Colosseum’s Underground Passages Reopen to Public

Tourists are now able to go underground and wander the area considered the ancient arena’s “backstage.”

Colosseum’s Underground Passages Reopen to Public

A view of the newly restored lower level of the Colosseum in Rome

Photo by AP Photo/Andrew Medichini

After 2.5 years of work to shore up the Colosseum’s underground passages, tourists will be able to go down and wander through part of what had been the ancient arena’s “backstage.” Italy’s culture minister on Friday, June 25, formally announced the completion of work to shore-up and restore the underground section in the presence of the founder of Tod’s, the shoe and luxury goods maker, who has footed the bill.

During the centuries when spectators filled the Colosseum to watch spectacles replete with gladiators and wild animals, the public was forbidden from venturing below stage level. The ban lasted from 80 C.E. when the amphitheater was inaugurated, until the last show in 523.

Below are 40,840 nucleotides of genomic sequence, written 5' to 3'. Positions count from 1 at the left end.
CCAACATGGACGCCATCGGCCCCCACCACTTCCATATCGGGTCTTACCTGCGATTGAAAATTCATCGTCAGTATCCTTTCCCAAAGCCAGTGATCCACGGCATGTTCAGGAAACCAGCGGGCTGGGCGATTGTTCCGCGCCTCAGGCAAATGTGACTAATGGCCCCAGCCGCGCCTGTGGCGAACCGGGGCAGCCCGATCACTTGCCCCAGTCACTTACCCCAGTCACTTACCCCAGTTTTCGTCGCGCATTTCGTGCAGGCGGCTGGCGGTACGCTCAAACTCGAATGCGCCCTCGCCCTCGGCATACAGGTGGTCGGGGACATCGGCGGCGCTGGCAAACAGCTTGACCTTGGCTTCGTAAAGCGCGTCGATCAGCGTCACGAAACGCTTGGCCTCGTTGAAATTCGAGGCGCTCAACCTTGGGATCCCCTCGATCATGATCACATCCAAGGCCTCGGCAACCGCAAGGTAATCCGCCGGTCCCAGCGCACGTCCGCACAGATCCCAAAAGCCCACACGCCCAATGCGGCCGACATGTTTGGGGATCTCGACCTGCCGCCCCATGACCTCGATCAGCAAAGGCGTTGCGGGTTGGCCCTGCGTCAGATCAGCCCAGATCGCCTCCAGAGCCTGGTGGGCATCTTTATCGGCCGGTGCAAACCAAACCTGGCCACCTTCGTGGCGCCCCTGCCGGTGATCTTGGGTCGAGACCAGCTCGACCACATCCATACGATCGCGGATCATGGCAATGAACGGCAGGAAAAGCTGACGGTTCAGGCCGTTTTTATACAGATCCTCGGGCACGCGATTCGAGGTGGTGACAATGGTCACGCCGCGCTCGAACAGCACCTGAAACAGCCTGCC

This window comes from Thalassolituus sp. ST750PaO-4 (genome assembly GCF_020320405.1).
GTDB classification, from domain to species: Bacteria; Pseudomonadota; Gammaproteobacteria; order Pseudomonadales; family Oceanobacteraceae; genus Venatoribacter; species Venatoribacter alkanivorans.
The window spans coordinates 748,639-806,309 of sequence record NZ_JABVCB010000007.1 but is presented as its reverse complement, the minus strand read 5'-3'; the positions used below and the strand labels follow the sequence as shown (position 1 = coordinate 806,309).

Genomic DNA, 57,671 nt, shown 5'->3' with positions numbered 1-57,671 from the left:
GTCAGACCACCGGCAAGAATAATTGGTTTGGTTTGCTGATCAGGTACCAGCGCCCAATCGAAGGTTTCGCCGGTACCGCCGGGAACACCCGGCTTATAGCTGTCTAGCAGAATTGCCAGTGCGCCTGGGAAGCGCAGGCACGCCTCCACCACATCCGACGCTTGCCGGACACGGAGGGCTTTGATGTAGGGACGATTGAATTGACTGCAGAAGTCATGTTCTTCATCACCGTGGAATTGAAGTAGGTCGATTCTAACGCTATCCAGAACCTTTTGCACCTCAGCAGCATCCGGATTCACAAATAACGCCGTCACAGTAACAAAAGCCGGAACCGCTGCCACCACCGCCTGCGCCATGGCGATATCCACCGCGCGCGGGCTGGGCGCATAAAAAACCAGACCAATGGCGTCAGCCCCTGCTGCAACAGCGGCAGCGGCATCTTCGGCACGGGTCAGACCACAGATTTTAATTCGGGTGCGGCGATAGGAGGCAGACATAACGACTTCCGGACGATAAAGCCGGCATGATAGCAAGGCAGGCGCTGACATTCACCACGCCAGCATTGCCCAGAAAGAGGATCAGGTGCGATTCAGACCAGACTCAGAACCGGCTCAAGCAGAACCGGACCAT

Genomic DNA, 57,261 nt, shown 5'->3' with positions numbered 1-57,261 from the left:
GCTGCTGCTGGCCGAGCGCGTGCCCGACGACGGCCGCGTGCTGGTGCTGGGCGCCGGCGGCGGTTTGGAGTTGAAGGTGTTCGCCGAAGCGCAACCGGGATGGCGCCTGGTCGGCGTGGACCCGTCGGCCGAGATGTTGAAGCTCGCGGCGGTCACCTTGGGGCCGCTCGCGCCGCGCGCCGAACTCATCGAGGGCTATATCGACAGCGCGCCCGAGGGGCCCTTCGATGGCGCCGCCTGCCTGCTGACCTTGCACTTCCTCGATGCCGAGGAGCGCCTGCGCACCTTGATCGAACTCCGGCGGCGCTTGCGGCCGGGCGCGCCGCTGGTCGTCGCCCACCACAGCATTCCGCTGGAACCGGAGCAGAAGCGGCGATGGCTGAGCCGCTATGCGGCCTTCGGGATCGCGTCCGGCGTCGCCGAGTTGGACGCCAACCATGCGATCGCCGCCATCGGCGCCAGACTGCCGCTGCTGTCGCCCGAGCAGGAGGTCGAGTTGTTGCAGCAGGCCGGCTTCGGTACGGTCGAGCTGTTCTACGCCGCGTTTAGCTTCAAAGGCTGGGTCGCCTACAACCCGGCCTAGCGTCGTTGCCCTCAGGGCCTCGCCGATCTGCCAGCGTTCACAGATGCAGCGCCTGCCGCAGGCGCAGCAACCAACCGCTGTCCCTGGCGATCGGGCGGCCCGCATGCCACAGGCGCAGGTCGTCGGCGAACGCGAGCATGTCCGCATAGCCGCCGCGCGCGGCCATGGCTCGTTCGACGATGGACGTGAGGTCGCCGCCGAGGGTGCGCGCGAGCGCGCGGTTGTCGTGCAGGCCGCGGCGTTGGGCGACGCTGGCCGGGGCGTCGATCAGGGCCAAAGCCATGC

Dozens of mobile platforms and wooden elevators were employed in ancient times to haul up to stage level vivid scenery as well performers and animals for dramatic entrances. Colosseum director Alfonsina Russo said tourists will be able to stroll down a walkway 160 meters (530 feet) long to view some of what were originally 15 corridors that circled the underground levels.

Restoration work by teams of engineers, surveyors, construction workers, architects, and archaeologists was interrupted during part of the COVID-19 pandemic.

Tod’s founder Diego Della Valle responded several years ago to an Italian government call for private sector funding for restoration projects in light of the country’s inability to come up with the cash to care for its immense art and archaeological treasures. Della Valle also paid for a multi-million-euro cleaning of the Colosseum, a monumental project which removed decades of soot and grime which made the arena look dull and dreary.

In May 2021, Culture Minister Dario Franceschini detailed a project to build a lightweight stage inside the area so visitors can admire the ancient monument from a central viewpoint. The stage will be retractable. The original arena had a stage, but it was removed in the 1800s for archaeological exploration of the underground level. The new stage will also allow for holding cultural events that the minister said would be respectful of the Colosseum as a symbol of Italy.

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